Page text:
When Nai-Ni Chen immigrated to America in 1982 to study dance at New York University, she was already an accomplished traditional dancer in Taiwan. She had studied with some of the best teachers and toured professionally.
But Chen wanted to pursue what felt more authentic to her as an immigrant: modern dance, influenced by her traditional Chinese dance background.
After she graduated, Chen stopped auditioning for other choreographers and formed her own troupe, Nai-Ni Chen Dance Company, which performs choreography inspired by the intersection of Western and Eastern ideas and philosophies.
Chen's company is performing A Quest for Freedom at the Prince Theater this weekend, accompanied on stage by the accomplished Ahn Trio.
Made up of 10 segments, the performance explores the idea of freedom and how it is shaped by issues like gender and immigration, according to Chen. Although it is largely a Western modern dance performance, Chen said she has incorporated Eastern influences into her choreography in subtle ways.
"In Eastern philosophy, there is a heavy focus on details," she said. "So when I deal with movement, my eyes catch a lot of details. It's not always about the big movements, like with arms and legs. I also focus on the smaller movements, like my dancers' hands."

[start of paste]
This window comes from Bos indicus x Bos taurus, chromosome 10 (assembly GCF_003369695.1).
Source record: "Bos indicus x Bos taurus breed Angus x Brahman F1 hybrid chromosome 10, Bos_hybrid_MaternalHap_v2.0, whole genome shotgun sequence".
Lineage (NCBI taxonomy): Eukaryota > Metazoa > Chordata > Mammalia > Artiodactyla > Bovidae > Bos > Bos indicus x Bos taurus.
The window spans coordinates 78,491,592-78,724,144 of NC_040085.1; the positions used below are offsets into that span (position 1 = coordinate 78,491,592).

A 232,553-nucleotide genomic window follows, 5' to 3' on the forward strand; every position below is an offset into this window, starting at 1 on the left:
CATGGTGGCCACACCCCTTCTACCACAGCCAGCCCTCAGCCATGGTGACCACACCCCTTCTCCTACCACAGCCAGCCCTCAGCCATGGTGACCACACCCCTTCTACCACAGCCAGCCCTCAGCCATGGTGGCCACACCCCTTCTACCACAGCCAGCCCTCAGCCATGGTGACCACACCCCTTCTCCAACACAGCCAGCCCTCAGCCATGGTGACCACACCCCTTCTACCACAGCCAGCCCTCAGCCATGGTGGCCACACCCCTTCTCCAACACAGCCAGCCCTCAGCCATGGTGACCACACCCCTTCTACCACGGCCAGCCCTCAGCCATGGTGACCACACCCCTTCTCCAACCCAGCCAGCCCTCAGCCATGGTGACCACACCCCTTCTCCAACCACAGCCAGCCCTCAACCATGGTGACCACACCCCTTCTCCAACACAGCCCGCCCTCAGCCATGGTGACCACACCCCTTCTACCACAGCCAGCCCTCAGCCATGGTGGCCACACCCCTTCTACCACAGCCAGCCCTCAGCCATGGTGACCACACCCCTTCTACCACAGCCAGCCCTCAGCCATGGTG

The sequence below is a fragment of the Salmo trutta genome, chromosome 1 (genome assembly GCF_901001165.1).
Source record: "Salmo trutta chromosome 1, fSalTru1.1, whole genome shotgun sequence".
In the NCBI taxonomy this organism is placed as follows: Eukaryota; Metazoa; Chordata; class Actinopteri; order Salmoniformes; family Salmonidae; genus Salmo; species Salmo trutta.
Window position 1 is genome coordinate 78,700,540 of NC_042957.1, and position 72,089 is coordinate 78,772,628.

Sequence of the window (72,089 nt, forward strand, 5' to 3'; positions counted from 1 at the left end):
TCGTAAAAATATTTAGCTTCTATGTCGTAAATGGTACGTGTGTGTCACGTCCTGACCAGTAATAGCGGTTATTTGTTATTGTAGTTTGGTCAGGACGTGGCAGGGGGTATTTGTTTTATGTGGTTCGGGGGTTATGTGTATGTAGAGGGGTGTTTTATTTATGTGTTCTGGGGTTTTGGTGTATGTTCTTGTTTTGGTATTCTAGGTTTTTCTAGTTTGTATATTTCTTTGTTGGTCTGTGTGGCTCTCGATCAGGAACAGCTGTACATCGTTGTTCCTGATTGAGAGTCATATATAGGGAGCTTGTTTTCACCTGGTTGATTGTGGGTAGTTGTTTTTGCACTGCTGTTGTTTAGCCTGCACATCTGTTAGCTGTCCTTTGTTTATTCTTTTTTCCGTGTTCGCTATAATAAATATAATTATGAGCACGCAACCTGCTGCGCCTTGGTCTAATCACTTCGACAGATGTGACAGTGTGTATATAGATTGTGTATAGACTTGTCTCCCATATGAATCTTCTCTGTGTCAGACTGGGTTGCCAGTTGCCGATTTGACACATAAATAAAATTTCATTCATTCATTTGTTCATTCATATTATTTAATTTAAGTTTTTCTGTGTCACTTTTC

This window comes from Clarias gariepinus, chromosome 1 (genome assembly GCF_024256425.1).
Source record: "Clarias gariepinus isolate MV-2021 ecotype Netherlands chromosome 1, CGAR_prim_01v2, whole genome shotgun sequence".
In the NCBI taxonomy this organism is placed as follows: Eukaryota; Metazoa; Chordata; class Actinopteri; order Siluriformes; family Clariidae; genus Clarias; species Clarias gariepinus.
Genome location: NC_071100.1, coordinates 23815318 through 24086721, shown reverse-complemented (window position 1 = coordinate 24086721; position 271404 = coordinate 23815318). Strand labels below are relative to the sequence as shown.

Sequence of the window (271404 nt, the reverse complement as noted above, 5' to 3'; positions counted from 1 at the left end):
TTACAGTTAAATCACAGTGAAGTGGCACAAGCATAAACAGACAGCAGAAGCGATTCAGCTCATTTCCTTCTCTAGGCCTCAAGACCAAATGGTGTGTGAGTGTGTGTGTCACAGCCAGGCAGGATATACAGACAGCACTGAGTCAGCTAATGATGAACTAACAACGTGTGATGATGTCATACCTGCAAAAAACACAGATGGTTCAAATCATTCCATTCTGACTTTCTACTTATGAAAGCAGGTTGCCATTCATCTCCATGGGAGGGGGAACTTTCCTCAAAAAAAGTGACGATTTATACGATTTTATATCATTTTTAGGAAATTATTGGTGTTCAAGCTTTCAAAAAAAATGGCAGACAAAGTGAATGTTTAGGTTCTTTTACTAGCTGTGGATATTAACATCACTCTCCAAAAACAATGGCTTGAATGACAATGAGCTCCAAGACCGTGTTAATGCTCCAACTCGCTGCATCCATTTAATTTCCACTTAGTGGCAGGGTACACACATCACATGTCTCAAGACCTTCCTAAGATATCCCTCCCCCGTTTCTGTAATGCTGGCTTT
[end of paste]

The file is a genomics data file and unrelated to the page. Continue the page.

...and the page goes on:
Chen began collecting ideas that would eventually turn into A Quest for Freedom years ago from her own life as well as from her friends' stories.
She also listened to the Ahn Trio's entire repertoire and worked closely with Juilliard-trained sisters Maria, Lucia, and Angella Ahh, who in 2003 were named three of People magazine's "50 Most Beautiful People." She described them as immensely talented artists with strong voices.
"That's why I put them on the stage during the performance," Chen said. "A lot of choreographers prefer to have the musicians below or behind the stage, but I didn't want to hide their personalities. The way that they share energy with the dancers is magical."
Choreographing a dance influenced by personal experiences felt like a 24-hour job, Chen said. She thought about it constantly, inside and outside the dance studio.
"It takes a lot of courage to build a new home in a foreign land," Chen said. "In a way, what I'm going through feels like a journey that never ends. My job is to express that to an audience through a universal approach that crosses cultural boundaries, no matter which country you're from or what ethnic background you have."
Audience members should expect a vibrant and colorful performance that explores freedom in an abstract way, Chen said. She prefers experimenting with how she can draw certain emotions out of the audience rather than communicating a story in a linear way, which is more common in traditional forms of dance.
One of the featured segments captures the loneliness of being an immigrant in a big city despite being surrounded by people. Another focuses on how women speak out against male domination.
Chen said she doesn't want audiences "to just walk out of the theater and go home and go to sleep. I want to leave something for them to think about."